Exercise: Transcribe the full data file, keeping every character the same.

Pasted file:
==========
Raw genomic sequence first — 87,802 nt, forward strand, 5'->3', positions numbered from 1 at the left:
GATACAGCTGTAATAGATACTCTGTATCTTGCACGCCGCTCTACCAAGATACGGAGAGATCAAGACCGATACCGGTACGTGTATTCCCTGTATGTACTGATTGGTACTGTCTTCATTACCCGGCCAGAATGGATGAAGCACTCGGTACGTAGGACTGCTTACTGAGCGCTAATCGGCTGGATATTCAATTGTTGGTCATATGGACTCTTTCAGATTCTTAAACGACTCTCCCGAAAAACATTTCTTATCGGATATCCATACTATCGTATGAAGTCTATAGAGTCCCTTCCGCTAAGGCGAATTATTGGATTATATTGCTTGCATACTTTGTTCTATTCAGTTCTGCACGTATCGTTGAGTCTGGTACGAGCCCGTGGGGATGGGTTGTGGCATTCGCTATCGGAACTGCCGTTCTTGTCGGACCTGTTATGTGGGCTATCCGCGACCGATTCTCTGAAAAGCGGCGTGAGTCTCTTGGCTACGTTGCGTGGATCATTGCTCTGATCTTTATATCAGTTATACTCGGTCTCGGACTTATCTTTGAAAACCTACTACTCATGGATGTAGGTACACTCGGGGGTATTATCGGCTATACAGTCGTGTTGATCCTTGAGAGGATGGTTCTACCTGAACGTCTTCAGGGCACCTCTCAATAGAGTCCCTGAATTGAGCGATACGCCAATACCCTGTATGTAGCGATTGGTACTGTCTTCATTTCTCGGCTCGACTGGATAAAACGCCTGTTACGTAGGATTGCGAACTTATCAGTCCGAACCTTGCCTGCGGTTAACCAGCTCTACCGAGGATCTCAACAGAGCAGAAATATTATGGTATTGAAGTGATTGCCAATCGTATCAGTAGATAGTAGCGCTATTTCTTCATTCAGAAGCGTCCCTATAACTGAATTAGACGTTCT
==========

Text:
Raw genomic sequence first — 87,802 nt, forward strand, 5'->3', positions numbered from 1 at the left:
GATACAGCTGTAATAGATACTCTGTATCTTGCACGCCGCTCTACCAAGATACGGAGAGATCAAGACCGATACCGGTACGTGTATTCCCTGTATGTACTGATTGGTACTGTCTTCATTACCCGGCCAGAATGGATGAAGCACTCGGTACGTAGGACTGCTTACTGAGCGCTAATCGGCTGGATATTCAATTGTTGGTCATATGGACTCTTTCAGATTCTTAAACGACTCTCCCGAAAAACATTTCTTATCGGATATCCATACTATCGTATGAAGTCTATAGAGTCCCTTCCGCTAAGGCGAATTATTGGATTATATTGCTTGCATACTTTGTTCTATTCAGTTCTGCACGTATCGTTGAGTCTGGTACGAGCCCGTGGGGATGGGTTGTGGCATTCGCTATCGGAACTGCCGTTCTTGTCGGACCTGTTATGTGGGCTATCCGCGACCGATTCTCTGAAAAGCGGCGTGAGTCTCTTGGCTACGTTGCGTGGATCATTGCTCTGATCTTTATATCAGTTATACTCGGTCTCGGACTTATCTTTGAAAACCTACTACTCATGGATGTAGGTACACTCGGGGGTATTATCGGCTATACAGTCGTGTTGATCCTTGAGAGGATGGTTCTACCTGAACGTCTTCAGGGCACCTCTCAATAGAGTCCCTGAATTGAGCGATACGCCAATACCCTGTATGTAGCGATTGGTACTGTCTTCATTTCTCGGCTCGACTGGATAAAACGCCTGTTACGTAGGATTGCGAACTTATCAGTCCGAACCTTGCCTGCGGTTAACCAGCTCTACCGAGGATCTCAACAGAGCAGAAATATTATGGTATTGAAGTGATTGCCAATCGTATCAGTAGATAGTAGCGCTATTTCTTCATTCAGAAGCGTCCCTATAACTGAATTAGACGTTCT